Should I be present for the inspection?

I do not fix anything during the inspection. This is not recommended. I follow InterNACHI’s Code of Ethics and it states:

The InterNACHI member shall not perform or offer to perform, for an additional fee, any repairs or associated services to the structure for which the member or member's company has prepared a home inspection report for a period of 12 months. This provision shall not include services to components and/or systems that are not included in the InterNACHI Standards of Practice. 

If an inspector financially benefits from finding any defects, what’s stopping them from creating defects to add on money to their bill. This can impact the accuracy of the report (whether intentional or not). 

Can the home inspector also repair any defects?

If your home inspection reveals any problems, it is important to understand the severity of the defect. For example, a missing shingle or dirty air filter can be easily fixed at a low cost. However, if the defect is more extreme, such as a major foundation crack, wood-destroying organism infestation, or evidence of mold, you should find out how these problems can be addressed, and whether you can negotiate their cost with the seller.

What happens if the inspection reveals problems?

No. A professional home inspection is an examination of the current condition of a house. It is not an appraisal, which determines market value. It is not a municipal inspection, which verifies local code compliance. A home inspector, therefore, will not pass or fail a house, but rather describe its physical condition and indicate what components and systems may need major repair or replacement.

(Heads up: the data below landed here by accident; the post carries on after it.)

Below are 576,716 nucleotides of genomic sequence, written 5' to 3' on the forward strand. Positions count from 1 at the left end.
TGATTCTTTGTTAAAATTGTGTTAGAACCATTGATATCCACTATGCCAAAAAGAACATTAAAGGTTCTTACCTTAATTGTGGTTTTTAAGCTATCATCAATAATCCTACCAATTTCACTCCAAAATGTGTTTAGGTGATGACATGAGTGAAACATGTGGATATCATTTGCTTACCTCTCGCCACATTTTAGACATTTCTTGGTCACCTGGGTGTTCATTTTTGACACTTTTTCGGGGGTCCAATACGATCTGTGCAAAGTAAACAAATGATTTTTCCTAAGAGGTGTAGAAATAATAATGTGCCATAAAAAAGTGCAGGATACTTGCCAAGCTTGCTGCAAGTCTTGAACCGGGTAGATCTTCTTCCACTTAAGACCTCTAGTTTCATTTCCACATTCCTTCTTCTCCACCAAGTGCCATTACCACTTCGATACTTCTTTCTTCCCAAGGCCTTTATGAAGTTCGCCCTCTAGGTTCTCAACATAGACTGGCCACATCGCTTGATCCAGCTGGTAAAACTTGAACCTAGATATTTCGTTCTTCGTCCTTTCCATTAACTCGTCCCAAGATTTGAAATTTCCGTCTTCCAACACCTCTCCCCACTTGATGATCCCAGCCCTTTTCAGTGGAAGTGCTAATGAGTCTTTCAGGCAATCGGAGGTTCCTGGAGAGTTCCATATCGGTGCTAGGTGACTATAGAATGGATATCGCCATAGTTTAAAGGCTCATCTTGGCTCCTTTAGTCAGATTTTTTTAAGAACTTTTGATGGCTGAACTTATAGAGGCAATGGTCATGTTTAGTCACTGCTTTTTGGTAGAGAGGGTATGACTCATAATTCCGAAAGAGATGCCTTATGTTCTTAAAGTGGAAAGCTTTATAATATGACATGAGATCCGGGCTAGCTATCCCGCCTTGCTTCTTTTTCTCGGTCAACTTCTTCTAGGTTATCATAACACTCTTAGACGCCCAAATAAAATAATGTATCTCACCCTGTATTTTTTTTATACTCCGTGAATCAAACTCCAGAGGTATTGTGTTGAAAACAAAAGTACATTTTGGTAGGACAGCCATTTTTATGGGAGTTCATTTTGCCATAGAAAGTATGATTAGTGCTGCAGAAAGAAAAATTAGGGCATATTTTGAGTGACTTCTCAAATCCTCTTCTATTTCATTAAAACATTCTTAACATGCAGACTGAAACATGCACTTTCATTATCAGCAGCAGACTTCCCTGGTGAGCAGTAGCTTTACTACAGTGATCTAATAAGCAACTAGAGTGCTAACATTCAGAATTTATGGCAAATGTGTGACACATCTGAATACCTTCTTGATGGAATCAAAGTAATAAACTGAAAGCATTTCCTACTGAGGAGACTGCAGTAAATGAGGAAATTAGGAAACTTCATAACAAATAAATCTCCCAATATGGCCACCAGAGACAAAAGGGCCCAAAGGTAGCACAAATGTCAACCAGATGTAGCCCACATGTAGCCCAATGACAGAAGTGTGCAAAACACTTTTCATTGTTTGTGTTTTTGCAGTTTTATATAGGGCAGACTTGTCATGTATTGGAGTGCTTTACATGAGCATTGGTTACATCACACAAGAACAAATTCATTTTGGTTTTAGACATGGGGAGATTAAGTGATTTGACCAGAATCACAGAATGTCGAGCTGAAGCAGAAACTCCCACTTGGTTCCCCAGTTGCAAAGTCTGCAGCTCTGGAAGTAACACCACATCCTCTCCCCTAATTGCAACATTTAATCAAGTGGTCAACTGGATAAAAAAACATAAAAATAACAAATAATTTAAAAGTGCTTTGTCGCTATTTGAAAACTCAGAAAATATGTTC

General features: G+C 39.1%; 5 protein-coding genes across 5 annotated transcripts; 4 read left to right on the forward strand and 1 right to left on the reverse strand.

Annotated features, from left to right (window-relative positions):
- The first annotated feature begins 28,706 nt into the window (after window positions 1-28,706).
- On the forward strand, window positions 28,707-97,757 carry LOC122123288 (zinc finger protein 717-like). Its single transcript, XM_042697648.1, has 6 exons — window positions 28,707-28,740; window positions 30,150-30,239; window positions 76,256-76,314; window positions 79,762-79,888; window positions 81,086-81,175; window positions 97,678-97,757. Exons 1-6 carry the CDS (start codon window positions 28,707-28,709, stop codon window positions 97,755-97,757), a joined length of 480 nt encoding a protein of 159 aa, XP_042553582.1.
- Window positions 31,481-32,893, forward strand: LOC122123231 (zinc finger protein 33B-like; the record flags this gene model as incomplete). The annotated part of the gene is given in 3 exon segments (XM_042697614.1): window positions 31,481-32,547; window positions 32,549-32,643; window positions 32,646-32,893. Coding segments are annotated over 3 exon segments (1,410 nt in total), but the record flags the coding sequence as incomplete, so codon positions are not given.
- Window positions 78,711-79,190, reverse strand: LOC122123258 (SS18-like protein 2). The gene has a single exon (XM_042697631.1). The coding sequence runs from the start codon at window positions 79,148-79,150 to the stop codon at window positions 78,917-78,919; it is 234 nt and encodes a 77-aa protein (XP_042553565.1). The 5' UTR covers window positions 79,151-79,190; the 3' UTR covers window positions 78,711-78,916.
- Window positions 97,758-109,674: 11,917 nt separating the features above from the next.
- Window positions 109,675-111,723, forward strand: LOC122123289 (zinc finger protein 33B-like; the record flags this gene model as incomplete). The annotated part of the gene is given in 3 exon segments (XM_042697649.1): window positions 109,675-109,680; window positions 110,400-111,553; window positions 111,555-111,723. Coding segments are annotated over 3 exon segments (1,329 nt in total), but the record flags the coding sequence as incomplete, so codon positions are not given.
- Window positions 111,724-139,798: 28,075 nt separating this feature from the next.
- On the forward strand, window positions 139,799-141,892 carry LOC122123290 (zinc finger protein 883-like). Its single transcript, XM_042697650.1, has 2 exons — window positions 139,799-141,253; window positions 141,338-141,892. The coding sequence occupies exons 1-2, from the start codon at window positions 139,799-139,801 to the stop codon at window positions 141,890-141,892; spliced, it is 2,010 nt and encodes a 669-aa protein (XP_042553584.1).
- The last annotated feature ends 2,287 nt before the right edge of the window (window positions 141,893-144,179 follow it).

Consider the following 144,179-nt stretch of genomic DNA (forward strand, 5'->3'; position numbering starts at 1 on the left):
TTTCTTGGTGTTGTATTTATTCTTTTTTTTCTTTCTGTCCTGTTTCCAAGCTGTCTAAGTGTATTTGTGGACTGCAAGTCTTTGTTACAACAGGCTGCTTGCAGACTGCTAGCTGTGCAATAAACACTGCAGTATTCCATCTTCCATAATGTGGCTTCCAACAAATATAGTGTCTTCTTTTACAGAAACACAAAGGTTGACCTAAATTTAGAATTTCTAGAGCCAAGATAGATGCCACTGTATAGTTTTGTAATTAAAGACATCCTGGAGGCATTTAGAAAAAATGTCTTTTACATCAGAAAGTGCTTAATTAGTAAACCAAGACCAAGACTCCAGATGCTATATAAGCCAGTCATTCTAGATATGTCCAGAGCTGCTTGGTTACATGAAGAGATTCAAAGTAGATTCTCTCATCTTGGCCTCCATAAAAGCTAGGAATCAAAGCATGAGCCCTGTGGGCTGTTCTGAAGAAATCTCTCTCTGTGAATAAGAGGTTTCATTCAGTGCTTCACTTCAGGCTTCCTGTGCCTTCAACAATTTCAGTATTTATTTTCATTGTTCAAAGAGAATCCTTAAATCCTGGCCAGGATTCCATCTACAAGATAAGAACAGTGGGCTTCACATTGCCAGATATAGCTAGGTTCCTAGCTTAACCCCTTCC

Can a house fail a home inspection?

Buying a home is typically the biggest investment you will ever make, so it's important to get a home inspection because a inspector should be able to discover and document defects that may or may not be obvious to you as a prospective buyer.  Such defects can range from simple replacements or repairs, to severe damage or safety and health concerns. Additionally, most mortgage companies require a home inspection on a property before approving the home loan.

Why should I get a home inspection?

Buying a home is typically the biggest investment you will ever make, so it's important to get a home inspection because a inspector should be able to discover and document defects that may or may not be obvious to you as a prospective buyer.  Such defects can range from simple replacements or repairs, to severe damage or safety and health concerns. Additionally, most mortgage companies require a home inspection on a property before approving the home loan.

Do I need a home inspection for a new construction?

A home inspection is not protection against future failures. Stuff happens! Components like air conditioners and Heat Systems can and will break down. A home inspection tells you the condition of the component at the time the component was inspected. For protection from future failure you may want to consider a home warranty.

A home inspection is not an appraisal that determines the value of a home. Nor will a home inspector tell you if you should buy this home or what to pay for this home.

A home inspection is not a code inspection, which verifies local building code compliance. A home inspector will not pass or fail a house. Homes built before code revisions are not obligated to comply with the code for homes built today. Home inspectors will report findings when it comes to safety concerns that may be in the current code such as underground outlets above sinks. A home inspector thinks "Safety" not "Code" when performing a home inspection.

What should I NOT expect from a home inspection?